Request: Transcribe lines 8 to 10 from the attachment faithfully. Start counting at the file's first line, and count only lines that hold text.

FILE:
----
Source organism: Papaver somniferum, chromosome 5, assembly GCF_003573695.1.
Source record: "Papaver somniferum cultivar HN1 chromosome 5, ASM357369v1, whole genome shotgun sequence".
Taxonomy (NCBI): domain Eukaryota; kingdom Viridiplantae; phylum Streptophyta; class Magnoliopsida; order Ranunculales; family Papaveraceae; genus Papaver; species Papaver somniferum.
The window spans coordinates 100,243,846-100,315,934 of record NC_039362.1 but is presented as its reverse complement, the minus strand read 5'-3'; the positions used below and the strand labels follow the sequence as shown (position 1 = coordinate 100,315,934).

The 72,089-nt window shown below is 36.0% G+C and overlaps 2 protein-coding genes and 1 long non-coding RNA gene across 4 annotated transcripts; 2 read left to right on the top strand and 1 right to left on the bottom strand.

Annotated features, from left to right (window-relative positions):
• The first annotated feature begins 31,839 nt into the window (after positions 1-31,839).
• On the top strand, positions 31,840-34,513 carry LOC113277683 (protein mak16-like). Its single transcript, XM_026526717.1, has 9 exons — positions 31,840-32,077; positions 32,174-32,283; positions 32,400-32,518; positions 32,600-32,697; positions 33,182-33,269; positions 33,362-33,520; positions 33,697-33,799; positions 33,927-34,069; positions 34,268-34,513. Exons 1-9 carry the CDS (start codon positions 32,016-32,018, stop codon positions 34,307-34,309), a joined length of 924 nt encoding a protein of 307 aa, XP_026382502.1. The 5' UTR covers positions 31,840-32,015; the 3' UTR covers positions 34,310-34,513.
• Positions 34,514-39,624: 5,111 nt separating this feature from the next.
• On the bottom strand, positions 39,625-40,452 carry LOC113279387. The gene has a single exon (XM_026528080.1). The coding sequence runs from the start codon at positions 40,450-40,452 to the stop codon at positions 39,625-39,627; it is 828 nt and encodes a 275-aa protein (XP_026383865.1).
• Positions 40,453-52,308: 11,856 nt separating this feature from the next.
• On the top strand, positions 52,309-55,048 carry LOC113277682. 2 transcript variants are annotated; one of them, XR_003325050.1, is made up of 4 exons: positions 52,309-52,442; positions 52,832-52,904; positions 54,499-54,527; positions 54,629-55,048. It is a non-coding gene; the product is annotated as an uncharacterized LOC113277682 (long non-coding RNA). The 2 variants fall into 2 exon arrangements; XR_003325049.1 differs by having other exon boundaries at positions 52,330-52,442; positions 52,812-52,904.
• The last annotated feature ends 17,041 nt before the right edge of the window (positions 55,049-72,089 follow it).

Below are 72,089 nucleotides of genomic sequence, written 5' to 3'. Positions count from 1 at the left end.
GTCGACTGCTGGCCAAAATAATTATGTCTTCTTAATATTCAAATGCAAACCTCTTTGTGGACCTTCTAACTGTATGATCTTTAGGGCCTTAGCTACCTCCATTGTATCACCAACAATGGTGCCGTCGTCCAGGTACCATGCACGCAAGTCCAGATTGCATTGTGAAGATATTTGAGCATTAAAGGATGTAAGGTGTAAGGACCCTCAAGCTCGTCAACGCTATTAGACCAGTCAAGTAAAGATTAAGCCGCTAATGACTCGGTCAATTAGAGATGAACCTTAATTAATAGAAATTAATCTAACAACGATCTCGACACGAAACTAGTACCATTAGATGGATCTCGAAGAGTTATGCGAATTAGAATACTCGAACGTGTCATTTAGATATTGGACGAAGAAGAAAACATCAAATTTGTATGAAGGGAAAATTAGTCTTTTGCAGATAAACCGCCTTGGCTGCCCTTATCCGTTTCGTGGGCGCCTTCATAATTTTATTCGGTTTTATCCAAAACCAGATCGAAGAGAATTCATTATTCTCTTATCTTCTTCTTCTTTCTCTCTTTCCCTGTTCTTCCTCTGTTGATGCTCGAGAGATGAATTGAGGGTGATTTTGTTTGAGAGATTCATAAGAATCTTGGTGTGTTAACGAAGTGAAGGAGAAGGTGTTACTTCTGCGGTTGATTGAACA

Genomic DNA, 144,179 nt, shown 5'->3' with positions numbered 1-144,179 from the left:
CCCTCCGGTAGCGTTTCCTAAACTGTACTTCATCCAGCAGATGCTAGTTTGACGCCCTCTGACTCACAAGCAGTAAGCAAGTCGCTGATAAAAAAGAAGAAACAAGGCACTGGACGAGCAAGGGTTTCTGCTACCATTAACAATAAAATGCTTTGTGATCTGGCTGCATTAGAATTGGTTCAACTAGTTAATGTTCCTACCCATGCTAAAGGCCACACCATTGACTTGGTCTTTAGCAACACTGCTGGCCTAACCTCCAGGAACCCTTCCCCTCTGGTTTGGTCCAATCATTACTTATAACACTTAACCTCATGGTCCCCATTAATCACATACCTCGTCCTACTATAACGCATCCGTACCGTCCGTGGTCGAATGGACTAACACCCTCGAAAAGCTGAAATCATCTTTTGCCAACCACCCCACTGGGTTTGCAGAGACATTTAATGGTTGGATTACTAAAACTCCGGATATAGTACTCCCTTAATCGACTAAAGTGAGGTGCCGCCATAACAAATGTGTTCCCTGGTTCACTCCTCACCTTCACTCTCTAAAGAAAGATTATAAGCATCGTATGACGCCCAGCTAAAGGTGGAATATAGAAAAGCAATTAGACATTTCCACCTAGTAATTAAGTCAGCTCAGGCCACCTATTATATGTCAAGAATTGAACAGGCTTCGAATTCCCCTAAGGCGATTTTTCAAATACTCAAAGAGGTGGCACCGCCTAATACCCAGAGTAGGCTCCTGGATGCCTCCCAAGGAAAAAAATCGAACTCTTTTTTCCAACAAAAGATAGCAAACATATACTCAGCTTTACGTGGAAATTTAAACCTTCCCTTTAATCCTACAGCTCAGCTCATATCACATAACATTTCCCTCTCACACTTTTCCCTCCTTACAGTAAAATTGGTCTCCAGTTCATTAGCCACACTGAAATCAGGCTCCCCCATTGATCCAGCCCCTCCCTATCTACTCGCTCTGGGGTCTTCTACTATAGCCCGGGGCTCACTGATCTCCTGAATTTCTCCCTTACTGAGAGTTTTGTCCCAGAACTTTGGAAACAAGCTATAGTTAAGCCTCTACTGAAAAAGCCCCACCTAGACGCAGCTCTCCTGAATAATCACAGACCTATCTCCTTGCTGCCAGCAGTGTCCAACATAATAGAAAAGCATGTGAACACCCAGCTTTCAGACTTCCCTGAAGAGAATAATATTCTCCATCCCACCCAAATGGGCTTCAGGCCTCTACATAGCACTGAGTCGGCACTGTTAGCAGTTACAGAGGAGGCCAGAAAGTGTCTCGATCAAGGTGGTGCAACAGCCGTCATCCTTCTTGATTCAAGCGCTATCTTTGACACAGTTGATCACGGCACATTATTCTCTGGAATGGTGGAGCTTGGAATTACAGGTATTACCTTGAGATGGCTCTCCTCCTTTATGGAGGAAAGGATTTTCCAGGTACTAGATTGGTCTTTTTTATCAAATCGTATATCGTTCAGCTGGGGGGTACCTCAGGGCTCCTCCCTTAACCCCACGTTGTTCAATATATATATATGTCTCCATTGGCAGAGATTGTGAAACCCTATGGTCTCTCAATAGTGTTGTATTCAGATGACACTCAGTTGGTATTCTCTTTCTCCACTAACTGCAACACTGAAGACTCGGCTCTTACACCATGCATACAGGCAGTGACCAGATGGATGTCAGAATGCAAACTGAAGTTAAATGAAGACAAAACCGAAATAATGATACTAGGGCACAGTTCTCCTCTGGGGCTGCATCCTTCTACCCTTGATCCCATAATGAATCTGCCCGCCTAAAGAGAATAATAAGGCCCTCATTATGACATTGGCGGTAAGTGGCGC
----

• On the top strand, positions 31,840-34,513 carry LOC113277683 (protein mak16-like). Its single transcript, XM_026526717.1, has 9 exons — positions 31,840-32,077; positions 32,174-32,283; positions 32,400-32,518; positions 32,600-32,697; positions 33,182-33,269; positions 33,362-33,520; positions 33,697-33,799; positions 33,927-34,069; positions 34,268-34,513. Exons 1-9 carry the CDS (start codon positions 32,016-32,018, stop codon positions 34,307-34,309), a joined length of 924 nt encoding a protein of 307 aa, XP_026382502.1. The 5' UTR covers positions 31,840-32,015; the 3' UTR covers positions 34,310-34,513.
• Positions 34,514-39,624: 5,111 nt separating this feature from the next.
• On the bottom strand, positions 39,625-40,452 carry LOC113279387. The gene has a single exon (XM_026528080.1). The coding sequence runs from the start codon at positions 40,450-40,452 to the stop codon at positions 39,625-39,627; it is 828 nt and encodes a 275-aa protein (XP_026383865.1).